I first became acquainted with The Question by watching Justice League Unlimited, and I knew I wanted to experience more of him. I enjoyed the first g...moreI first became acquainted with The Question by watching Justice League Unlimited, and I knew I wanted to experience more of him. I enjoyed the first graphic novel The Question, Vol. 1: Zen and Violence, and this one was good too, but not as good. I think the tone didn't work for me. In a word, sleazy.
Let me explain. This graphic novel feels like the dark side of the 80s. From the over-the-top 80s hair and clothing, to the whole sex, violence, and drugs atmosphere. Yes, this is dark fiction about a shades of gray antihero who adheres to strict Objectivist philosophy. I totally respect that. I just didn't love the vibe. Especially the titular story, Poisoned Ground. It starts with a real WTF. I thought it was about a kid who wasn't right in his head going around killing people. That's so not what this is about. Although I'm relieved I was wrong about the story initially, I didn't like the developments that much. It was just took icky for my tastes. The story where The Question goes to a shady Latino-Caribbean Island to rescue his mentor really didn't work for me. I mean, really. I find alchemy as interesting as the average weird fiction aficionado, but that dictator guy was such a psycho, and he did not get the resolution he deserved. The other two stories were pretty good. Basically masked crimefighter stuff in the dark, dangerous city stuff.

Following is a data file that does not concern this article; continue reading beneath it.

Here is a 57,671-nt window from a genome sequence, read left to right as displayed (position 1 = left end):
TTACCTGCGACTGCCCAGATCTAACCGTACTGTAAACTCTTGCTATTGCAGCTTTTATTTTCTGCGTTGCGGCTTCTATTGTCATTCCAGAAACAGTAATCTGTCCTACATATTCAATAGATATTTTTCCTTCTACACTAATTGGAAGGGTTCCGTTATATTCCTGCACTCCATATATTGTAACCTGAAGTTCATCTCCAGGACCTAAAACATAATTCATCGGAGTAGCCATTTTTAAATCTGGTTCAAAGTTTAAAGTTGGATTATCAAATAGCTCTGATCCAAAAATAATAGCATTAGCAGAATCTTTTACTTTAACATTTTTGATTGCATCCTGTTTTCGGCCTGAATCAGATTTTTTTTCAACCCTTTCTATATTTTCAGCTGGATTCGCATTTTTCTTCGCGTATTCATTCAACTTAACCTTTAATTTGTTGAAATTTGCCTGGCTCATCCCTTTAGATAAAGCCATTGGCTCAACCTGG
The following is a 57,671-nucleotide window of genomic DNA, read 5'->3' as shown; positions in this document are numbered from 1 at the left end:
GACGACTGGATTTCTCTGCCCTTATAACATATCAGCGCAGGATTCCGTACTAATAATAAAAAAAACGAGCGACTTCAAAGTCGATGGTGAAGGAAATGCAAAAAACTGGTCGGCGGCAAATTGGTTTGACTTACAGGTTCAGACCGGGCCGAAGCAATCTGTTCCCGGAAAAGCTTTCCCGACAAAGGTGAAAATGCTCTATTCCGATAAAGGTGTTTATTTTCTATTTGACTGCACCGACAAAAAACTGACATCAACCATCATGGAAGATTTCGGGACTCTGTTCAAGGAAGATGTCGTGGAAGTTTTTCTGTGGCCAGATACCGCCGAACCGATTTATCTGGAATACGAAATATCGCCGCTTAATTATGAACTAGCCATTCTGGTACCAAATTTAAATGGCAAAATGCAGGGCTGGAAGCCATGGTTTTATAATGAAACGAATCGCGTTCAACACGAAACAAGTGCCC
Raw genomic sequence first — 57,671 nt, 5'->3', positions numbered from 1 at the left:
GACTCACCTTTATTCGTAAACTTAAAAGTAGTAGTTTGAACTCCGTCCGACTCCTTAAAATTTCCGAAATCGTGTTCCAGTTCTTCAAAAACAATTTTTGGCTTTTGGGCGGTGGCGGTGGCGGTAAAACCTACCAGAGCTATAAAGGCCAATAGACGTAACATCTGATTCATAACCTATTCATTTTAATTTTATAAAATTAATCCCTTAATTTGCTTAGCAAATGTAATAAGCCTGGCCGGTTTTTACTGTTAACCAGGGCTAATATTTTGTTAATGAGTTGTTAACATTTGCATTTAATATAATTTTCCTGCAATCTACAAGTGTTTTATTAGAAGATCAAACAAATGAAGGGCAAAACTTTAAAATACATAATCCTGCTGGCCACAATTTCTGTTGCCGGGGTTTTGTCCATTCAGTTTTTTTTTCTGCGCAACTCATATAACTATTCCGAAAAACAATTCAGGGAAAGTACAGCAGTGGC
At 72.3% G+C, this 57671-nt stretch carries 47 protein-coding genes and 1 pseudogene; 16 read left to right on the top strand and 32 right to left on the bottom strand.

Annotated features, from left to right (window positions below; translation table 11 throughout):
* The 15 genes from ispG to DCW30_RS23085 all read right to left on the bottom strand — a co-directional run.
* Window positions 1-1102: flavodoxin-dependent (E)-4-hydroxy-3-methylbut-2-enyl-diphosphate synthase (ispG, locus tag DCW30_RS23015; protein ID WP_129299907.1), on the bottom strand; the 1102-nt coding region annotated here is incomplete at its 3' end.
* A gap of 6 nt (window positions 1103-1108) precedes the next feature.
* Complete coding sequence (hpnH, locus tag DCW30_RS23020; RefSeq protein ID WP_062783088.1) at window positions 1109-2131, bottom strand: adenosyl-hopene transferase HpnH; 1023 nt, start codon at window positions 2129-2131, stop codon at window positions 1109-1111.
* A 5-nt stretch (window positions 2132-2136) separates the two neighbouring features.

Like I said initially, this isn't bad. It's just not my cup of tea as far as the sleazy vibe. I will give the next volume a try since I still like The Question character.
Readers who like Noir/Crime stories might enjoy this one.(less)
I am rating this because I read Edition #6, although I do not have the entire Vol. 2 graphic novel. I specifically dug this out for my A to Z Book Cha...moreI am rating this because I read Edition #6, although I do not have the entire Vol. 2 graphic novel. I specifically dug this out for my A to Z Book Challenge, and it made me sad I don't have the other editions in this volume.
What I liked about what I read:
*The inking is very descriptive, even to the point of showing the character's emotion. *The story is realistic and well-grounded. As I read Rucka's afterword, he takes this seriously and does his research. I felt that this book has relevance and a scary realness. *Tara's character is complex and conflicted. She believes in her work, but there is the sense that it's destroying her. *Although no action occurs on scene, the sense of risk is apparent.
I hope to track down this collection so I can read the rest of it.(less)